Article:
This recall involves Chefmate 2-quart tea kettles sold with a black enamel finish and a solid black resin handle. The Chefmate logo is stamped on the bottom of the aluminum tea kettle.
This product was sold at Target stores nationwide and online at Target.com from January 2006 through May 2013 for about $9.
Consumers can contact Wilton Industries toll-free at (866) 255-9237 from 8 a.m. to 4:30 p.m. CT Monday through Thursday, 8 a.m. to 1 p.m. CT Friday or online at www.wilton.com and click on Recalls for more information

The previous item can be cited with the URL: http://www.kashrut.com/News/?alert=W170

The following safety alert from the CPSC, on August 15, 2013.

Black & Decker® Spacemaker 12-Cup Programmable Under-the-Cabinet Coffeemakers has been recalled because The coffee pot handle can break, causing cuts and burns to the consumer.
The recalled coffee maker is designed to mount under a cabinet. It is available in white or black and has the words "BLACK & DECKER® SPACEMAKER" printed in the top right-hand corner of the product. The coffeemakers have a digital time display in the top left corner and five round buttons above the water reservoir for programming. The 12-cup coffee pots are glass with a molded handle the same color as the machine and a silver metallic bracket running around the glass near the bottom. The model number is printed on the underside of the coffeemaker, directly below the water reservoir. Model number SDC 740 was previously recalled with other eight models in 2012. After the recall announcement, an additional 641 units continued to be sold.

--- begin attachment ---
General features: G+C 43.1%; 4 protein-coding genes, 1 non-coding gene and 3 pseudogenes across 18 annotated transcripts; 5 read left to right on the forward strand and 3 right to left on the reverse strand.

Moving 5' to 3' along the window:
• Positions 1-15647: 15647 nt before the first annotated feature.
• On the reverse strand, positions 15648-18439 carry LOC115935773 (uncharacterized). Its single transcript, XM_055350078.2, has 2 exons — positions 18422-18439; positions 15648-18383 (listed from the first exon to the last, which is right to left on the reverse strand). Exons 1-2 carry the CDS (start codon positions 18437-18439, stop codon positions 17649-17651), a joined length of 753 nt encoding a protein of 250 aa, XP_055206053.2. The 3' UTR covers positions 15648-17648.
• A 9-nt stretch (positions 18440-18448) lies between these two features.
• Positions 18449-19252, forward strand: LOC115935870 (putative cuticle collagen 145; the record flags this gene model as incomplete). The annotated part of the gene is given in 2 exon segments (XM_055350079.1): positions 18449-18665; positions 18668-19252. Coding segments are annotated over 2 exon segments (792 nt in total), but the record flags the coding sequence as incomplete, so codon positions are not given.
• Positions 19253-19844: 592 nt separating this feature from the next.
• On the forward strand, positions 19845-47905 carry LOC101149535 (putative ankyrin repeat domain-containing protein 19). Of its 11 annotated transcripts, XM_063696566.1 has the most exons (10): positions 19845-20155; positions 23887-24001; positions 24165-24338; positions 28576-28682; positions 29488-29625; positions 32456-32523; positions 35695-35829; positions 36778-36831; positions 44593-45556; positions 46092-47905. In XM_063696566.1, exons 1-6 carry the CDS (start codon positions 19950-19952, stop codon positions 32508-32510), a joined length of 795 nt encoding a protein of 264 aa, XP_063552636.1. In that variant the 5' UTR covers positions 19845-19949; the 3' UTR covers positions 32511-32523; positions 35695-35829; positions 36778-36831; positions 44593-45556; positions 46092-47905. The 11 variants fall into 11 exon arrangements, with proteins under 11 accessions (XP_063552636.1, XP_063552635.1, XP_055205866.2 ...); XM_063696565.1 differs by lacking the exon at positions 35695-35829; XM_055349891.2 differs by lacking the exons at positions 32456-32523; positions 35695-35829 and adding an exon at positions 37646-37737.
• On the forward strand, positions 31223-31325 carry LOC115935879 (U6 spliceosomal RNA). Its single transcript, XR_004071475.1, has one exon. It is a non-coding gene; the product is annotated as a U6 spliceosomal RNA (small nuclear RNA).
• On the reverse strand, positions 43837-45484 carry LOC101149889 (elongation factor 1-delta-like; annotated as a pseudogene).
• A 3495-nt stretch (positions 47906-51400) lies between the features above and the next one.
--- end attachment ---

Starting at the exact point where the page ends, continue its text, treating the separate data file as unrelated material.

Consumers should immediately stop using the coffeemakers and contact Applica Applica Consumer Products toll-free at (866) 708-7846 from 8:30 a.m. to 5 p.m. ET Monday through Friday or online at www.aprecall.com.for a full refund of the under-the-counter coffeemaker.
The coffeemakers were sold at True Value Hardware Stores nationwide from July 2008 to June 2013 for about $50 to $80.

The previous item can be cited with the URL: http://www.kashrut.com/News/?alert=W169

The following information is from the PressTelegram on August 14, 2013.

The FDA has released new rules for companies that are importing food products from abroad. "Domestic importers for the first time would have to vouch for the food-safety practices of their overseas suppliers." "If adopted, they would create a “foreign supplier verification program," in which U.S. companies, for the first time, would have clear legal responsibility for making sure their overseas suppliers meet U.S. safety standards. They also would establish a system in which the FDA could authorize foreign governments and private companies to accredit third-party auditors, who then could inspect overseas manufacturers that have a troubled history or whose products are deemed “high risk."

The previous item can be cited with the URL: http://www.kashrut.com/News/?alert=W168